Amnesty Calls for and End to Brazil’s Big Skull Military Van

Police officers in Rio de Janeiro must stop using military-style armored vehicles to indiscriminately kill innocent bystanders or commit other gross human rights violations in the city’s favelas, said Amnesty International as it launched a new campaign in collaboration with other human rights organizations in Brazil.

The Caveirão (The Big Skull) – as it is more commonly known – has become the emblem of Rio de Janeiro’s elite police force, the Batalhão de Operações Policiais Especiais, (BOPE) and is feared by residents in the areas it operates.

Local human rights organizations have received a series of shocking eyewitness reports of caveirões entering communities firing at random, while using loudspeakers to intimidate the population.

Between May and September 2005, 11 people were killed in operations involving the Caveirão.

Speaking at the launch of the campaign against the use of the Caveirão in Brazil’s favelas Global Justice’s Marcelo Freixo said:

"The Caveirão has become a powerful symbol of the failings of public security policies in Rio de Janeiro. It typifies the police’s confrontational and divisive approach to Rio’s public security crisis."

The campaign, organized by Amnesty International, Justiça Global, the Rede de Comunidades e Movimentos contra a Violência, and the Centro de Defesa de Direitos Humanos de Petrópolis will call on the state governor of Rio de Janeiro, Rosângela Rosinha Garotinho de Oliveira, to take forward a comprehensive reform of Rio’s security policies, particularly around favelas.

Specifically, the group is calling on the state authorities to stop using the Caveirão to kill indiscriminately, to intimidate whole communities and to mount operations involving the excessive use of force.

Marcelo Freixo said:

"Using violence to combat violence is fundamentally counter-productive. Not only does it lead to tragic deaths of innocent bystanders, but it does not solve the problems of escalating criminal violence in Rio de Janeiro."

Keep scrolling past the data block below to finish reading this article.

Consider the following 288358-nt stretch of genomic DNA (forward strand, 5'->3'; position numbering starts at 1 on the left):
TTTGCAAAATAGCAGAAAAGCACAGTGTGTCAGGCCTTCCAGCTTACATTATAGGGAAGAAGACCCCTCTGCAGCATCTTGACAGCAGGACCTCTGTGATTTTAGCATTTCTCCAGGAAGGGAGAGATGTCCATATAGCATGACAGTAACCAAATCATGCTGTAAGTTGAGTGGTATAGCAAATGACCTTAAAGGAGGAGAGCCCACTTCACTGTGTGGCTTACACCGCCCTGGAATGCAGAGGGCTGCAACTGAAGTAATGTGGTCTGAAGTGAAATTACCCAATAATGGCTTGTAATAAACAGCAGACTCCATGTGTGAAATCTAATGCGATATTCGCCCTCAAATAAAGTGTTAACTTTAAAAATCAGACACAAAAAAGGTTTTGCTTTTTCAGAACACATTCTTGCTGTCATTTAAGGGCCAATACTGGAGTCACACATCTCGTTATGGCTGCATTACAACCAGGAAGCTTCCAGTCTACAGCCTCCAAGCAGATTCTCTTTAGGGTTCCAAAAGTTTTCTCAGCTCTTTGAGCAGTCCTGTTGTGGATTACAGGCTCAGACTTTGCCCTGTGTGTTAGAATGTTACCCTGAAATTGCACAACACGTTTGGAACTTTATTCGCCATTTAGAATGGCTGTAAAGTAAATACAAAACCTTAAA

Amnesty International’s Brazil researcher, Tim Cahill said:

"By deploying a vehicle to aggressively and indiscriminately target whole communities, the authorities are using the Caveirão as a tool of intimidation.

"The police have a legitimate right to protect themselves as they go about their work but they also have a duty to protect the communities they serve."

The overall police strategy when dealing with Rio’s security crisis has polarized its population, and lead to a collapse of confidence in the state’s ability to protect all the city’s citizens.

Security for all will never be achieved through violence and intimidation. An inclusive public security policy based on respect for human rights must be introduced without delay. Only then will there be an end to the cycle of violence in Rio de Janeiro.

Background Information

In July 2005 11-year-old Carlos Henrique was on his way home when police stormed the Vila do João favela. According to eyewitnesses, he was shot in the head by a bullet fired from a military-style vehicle, popularly known as the Caveirão.

In October 2004, Global Justice launched the report "Police Violence and Public Insecurity", which examines the root causes of violence in Rio de Janeiro today.

The report concluded that state policy effectively "criminalized poverty", concentrating violence in the city’s most vulnerable communities.

Amnesty International – www.amnesty.org

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